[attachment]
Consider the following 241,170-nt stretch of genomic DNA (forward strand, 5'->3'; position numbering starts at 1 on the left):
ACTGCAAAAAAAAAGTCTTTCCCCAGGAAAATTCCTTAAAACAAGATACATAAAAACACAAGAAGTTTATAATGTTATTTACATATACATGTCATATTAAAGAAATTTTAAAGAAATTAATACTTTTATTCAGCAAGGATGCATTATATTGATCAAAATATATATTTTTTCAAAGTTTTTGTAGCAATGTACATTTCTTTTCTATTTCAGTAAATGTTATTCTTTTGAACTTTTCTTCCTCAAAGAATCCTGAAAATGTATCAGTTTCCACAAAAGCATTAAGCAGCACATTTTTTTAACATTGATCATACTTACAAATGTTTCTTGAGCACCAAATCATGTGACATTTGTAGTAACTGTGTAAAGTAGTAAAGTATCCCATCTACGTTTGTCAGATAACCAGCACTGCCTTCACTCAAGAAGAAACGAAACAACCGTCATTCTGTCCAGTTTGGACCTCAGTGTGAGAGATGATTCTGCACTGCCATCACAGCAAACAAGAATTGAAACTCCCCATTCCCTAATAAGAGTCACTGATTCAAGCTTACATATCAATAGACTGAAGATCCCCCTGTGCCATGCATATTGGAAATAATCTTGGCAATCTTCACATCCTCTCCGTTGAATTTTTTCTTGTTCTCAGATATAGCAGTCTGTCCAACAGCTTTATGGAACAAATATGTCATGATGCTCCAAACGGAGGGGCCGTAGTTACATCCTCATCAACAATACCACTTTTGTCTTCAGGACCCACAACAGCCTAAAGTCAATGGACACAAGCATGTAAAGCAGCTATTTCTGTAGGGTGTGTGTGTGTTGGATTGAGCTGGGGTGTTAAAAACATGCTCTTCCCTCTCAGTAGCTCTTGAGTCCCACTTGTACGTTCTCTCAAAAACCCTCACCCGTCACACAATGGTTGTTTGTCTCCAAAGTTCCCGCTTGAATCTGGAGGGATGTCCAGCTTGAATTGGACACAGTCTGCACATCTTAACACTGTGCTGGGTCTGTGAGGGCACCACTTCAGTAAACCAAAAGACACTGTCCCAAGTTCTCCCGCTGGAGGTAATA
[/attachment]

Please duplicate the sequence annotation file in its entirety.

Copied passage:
Consider the following 241,170-nt stretch of genomic DNA (forward strand, 5'->3'; position numbering starts at 1 on the left):
ACTGCAAAAAAAAAGTCTTTCCCCAGGAAAATTCCTTAAAACAAGATACATAAAAACACAAGAAGTTTATAATGTTATTTACATATACATGTCATATTAAAGAAATTTTAAAGAAATTAATACTTTTATTCAGCAAGGATGCATTATATTGATCAAAATATATATTTTTTCAAAGTTTTTGTAGCAATGTACATTTCTTTTCTATTTCAGTAAATGTTATTCTTTTGAACTTTTCTTCCTCAAAGAATCCTGAAAATGTATCAGTTTCCACAAAAGCATTAAGCAGCACATTTTTTTAACATTGATCATACTTACAAATGTTTCTTGAGCACCAAATCATGTGACATTTGTAGTAACTGTGTAAAGTAGTAAAGTATCCCATCTACGTTTGTCAGATAACCAGCACTGCCTTCACTCAAGAAGAAACGAAACAACCGTCATTCTGTCCAGTTTGGACCTCAGTGTGAGAGATGATTCTGCACTGCCATCACAGCAAACAAGAATTGAAACTCCCCATTCCCTAATAAGAGTCACTGATTCAAGCTTACATATCAATAGACTGAAGATCCCCCTGTGCCATGCATATTGGAAATAATCTTGGCAATCTTCACATCCTCTCCGTTGAATTTTTTCTTGTTCTCAGATATAGCAGTCTGTCCAACAGCTTTATGGAACAAATATGTCATGATGCTCCAAACGGAGGGGCCGTAGTTACATCCTCATCAACAATACCACTTTTGTCTTCAGGACCCACAACAGCCTAAAGTCAATGGACACAAGCATGTAAAGCAGCTATTTCTGTAGGGTGTGTGTGTGTTGGATTGAGCTGGGGTGTTAAAAACATGCTCTTCCCTCTCAGTAGCTCTTGAGTCCCACTTGTACGTTCTCTCAAAAACCCTCACCCGTCACACAATGGTTGTTTGTCTCCAAAGTTCCCGCTTGAATCTGGAGGGATGTCCAGCTTGAATTGGACACAGTCTGCACATCTTAACACTGTGCTGGGTCTGTGAGGGCACCACTTCAGTAAACCAAAAGACACTGTCCCAAGTTCTCCCGCTGGAGGTAATA